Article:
Model high affect
A key strategy for adults supporting play and interaction is to model high affect (e.g., feelings, emotion, as shown in facial expression) and playfulness. This helps entice children toward a common activity and/or each other. Given high interest activities and a supportive environment that is in tune with each child’s individual differences, the adult’s affect/playfulness can help create a climate to encourage communication and back and forth interaction. In addition the adult should use heightened affect/emotional expression to reflect differing emotional contexts in the ongoing play such as a look of surprise when a child uncovers a bright red caboose in a treasure hunt game, a look of sadness when a character in a story has lost his beloved pet, or a look of concern when two children .
Observe for interests to help link children together
Observe for children’s common interests in play and activities and follow their leads to link them together in ways that have the potential to support back and forth interaction. Examples:
- Two children are moving/dancing independently to recorded music—the adult suggests they dance in unison (“Look how gracefully you and Marie are dancing! Shall we dance together?”).
- An adult suggests to two children who are engaged in parallel play with pieces from a miniature playground that they take turns having their toy figures go down the toy sliding board. Further suggestions might include one toy figure pushing the other on the toy swing.
- A child observing and appearing interested in the play of another child can be assisted to “break the ice” by suggesting a complementary activity such as sitting at the table and “eating” the pretend “eggs” being prepared by his peer.
- As suggested in Part 1 observe carefully for children’s interests (ask parents too) and offer opportunities to pursue these interests whether it’s spinning objects, space travel, Thomas the Train, or taking apart small appliances. Look for signs of interest by other children and opportunities for social exchange.
Focus on nonverbal signaling
In addition to observing for mutual interests, supporting children’s use and understanding nonverbal communication signals (e.g., sounds, gestures, facial expression) is critical for the development of functional communication skills and social and emotional capacities. These signals may indicate interest in another child or the child’s activity, a need for help, a desire to participate, wanting to take a turn, continue a shared activity, or get the attention of another child.
- A child standing across from another child playing with a water pump at a water table shows interest in the other child’s activity. The adult alerts the child playing with the pump to the peer’s interest (“Look Janny, Sammy really likes what you’re doing!”) and makes a suggestion to either child to support interaction between the two (“Janny, Can you pump water into Sammy’s pail? Here Sammy, put your pail under the pump. Janny will pump water in it.”).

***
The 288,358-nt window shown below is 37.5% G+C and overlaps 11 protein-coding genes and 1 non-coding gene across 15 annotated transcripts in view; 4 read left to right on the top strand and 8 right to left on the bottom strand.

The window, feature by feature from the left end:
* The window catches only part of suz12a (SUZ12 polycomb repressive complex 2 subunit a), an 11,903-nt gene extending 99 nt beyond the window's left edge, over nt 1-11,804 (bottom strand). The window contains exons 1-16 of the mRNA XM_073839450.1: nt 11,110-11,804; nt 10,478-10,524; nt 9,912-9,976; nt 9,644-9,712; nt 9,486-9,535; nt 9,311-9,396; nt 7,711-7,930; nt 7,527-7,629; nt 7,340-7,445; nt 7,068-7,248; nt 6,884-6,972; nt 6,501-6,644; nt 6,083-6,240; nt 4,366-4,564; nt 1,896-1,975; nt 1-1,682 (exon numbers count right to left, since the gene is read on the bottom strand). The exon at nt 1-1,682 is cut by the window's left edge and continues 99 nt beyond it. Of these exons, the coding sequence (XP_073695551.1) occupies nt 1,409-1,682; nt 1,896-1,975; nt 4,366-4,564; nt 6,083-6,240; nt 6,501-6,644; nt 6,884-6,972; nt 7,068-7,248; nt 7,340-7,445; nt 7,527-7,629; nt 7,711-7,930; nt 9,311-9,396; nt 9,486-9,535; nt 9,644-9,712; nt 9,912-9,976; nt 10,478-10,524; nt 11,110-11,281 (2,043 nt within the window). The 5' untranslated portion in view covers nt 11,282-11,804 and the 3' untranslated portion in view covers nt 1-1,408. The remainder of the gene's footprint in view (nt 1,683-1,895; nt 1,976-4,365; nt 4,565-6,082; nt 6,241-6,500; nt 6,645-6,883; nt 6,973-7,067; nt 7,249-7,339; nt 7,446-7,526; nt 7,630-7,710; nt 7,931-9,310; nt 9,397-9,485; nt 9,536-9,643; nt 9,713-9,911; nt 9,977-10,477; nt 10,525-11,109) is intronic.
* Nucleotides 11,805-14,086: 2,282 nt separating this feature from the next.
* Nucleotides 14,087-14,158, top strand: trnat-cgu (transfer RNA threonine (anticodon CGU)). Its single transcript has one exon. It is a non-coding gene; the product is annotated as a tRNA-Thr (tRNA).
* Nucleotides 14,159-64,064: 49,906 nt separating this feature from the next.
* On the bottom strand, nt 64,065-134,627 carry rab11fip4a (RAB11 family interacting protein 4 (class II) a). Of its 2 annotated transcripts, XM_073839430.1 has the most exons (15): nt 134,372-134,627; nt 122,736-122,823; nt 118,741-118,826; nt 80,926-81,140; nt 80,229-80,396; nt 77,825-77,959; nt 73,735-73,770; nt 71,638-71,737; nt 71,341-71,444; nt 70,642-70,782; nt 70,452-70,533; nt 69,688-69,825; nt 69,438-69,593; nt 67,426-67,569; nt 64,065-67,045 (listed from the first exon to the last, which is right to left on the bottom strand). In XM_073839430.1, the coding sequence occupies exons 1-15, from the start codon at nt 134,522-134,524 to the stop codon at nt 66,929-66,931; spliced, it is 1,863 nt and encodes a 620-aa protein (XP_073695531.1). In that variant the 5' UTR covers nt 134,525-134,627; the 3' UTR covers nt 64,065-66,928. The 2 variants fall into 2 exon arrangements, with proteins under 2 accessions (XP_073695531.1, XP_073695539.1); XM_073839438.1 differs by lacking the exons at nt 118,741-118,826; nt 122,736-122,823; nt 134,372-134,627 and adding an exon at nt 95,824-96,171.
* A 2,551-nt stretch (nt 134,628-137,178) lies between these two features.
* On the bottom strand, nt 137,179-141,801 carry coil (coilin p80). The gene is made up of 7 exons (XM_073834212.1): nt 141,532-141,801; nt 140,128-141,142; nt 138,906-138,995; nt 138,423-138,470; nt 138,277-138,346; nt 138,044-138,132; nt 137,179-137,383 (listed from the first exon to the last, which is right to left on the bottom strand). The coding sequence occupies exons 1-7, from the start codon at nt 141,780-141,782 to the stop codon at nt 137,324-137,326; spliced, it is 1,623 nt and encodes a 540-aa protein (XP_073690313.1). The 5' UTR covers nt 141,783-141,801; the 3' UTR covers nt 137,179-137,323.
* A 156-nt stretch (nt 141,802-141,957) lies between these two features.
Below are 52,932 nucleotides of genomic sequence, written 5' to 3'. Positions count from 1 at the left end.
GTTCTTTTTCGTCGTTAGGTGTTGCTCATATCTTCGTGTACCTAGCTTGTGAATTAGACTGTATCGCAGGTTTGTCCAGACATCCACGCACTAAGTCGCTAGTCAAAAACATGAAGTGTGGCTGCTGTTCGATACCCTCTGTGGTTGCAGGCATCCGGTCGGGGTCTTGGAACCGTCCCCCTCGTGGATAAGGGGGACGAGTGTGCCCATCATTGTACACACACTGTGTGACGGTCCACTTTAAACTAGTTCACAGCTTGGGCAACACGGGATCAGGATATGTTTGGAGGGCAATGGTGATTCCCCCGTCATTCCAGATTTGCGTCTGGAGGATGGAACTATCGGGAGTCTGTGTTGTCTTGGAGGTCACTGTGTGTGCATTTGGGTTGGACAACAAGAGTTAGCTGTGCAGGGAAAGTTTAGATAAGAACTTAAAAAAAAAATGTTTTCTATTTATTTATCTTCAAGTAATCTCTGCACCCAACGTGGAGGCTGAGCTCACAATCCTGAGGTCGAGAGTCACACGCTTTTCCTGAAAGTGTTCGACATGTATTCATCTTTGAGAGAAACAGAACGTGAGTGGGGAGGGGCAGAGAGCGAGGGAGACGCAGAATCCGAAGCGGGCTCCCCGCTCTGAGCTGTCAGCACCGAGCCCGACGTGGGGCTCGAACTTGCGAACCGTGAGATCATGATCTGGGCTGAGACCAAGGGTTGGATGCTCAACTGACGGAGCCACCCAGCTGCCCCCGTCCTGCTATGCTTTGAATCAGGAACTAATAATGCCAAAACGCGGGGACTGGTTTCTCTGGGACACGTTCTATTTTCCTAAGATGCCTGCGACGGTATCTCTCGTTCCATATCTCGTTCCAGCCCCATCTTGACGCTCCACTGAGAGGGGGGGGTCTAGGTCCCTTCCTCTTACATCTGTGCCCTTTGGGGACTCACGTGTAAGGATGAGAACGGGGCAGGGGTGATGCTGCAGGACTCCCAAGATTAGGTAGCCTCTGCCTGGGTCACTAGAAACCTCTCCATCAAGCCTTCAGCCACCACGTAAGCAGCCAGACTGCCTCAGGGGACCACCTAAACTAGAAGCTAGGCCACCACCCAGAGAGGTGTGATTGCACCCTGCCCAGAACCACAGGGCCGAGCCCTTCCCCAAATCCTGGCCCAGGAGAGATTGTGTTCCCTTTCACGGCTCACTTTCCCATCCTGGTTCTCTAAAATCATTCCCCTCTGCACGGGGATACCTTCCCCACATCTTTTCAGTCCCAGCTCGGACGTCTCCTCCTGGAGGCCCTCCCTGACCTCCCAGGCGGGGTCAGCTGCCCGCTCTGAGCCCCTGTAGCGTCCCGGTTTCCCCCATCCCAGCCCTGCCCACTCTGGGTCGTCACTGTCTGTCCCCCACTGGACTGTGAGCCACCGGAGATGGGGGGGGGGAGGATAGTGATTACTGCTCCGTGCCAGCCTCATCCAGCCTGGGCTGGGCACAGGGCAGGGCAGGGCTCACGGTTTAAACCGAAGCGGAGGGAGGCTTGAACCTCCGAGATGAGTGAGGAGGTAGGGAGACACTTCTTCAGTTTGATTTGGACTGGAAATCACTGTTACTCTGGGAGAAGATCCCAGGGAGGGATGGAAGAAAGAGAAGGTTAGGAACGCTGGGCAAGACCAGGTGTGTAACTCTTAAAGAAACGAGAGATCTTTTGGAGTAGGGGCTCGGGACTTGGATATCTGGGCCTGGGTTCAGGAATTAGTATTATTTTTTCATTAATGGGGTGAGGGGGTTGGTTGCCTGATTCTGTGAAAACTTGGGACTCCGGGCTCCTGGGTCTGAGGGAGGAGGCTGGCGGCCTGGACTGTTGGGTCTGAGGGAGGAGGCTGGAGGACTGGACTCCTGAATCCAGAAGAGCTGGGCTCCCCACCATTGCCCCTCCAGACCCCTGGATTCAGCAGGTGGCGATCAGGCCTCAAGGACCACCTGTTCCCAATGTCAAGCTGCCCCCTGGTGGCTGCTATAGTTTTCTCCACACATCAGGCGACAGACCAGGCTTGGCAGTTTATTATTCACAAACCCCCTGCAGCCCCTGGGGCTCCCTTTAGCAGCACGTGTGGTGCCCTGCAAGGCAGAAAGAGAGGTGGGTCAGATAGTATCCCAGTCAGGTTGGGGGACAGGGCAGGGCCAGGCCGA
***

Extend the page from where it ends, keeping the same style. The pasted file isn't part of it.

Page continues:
- Children have been building and knocking down tall towers of cardboard blocks. Jay, who has observed this play, starts to build his own tower and keeps looking over with apparent interest at the spectacle of the blocks falling over but hasn’t joined in. The adult might say in a silly, exaggerated, slightly provocative tone to another child “Oh no! Don’t knock Jay’s tower down! Don’t you dare knock it down!” The adult thus interprets Jay’s nonverbal cues of interest and alerts other children in a playful way of his desire to join in.
- Similarly alerting children to each other’s cues of needing help with something like a challenging puzzle or using a new app on an I-Pad is a great opportunity for supporting back and forth communication and emotional signaling.
Use “problems” as opportunities
Problems or disputes that occur among children should be viewed as golden opportunities for children to use negotiation or problem solving to resolve issues. Adults can guide children through steps for solving problems (e.g., cool down, ID the problem, brainstorm solutions, try out the solution, follow-up). Adults can also experiment with purposely creating “problems” for children to solve that require them to problem solve and work together to overcome the problem. The “problems” that are set up generally involve high interest activities or materials. For example, the adult tells children that painting (a very popular activity) will be available and as he goes to set up the painting activity “discovers” that there is no more red or blue paint in the room. There is paint (which is in gallon containers) in another room. This problem is posed to three of the children who are most interested in painting. They brainstorm various solutions eventually settling on using a small wagon to transport the paint. The heaviness of the containers means they also have to work together to lift it onto the wagon and lift it out when they return. “Problems” can include desirable materials or equipment placed on high shelves or the door to an outside play area blocked by large and heavy blocks such as hollow wooden blocks.
Focus on natural spontaneous interactions not mechanical or prompted behaviors
Examples of mechanical or prompted behaviors include prompting children to greet others or make eye contact. Interactive behavior taught in a rote or mechanical way tends to be disconnected from the emotions and affective experience so critical to genuine and enriching reciprocal interactions and relationships with peers and others.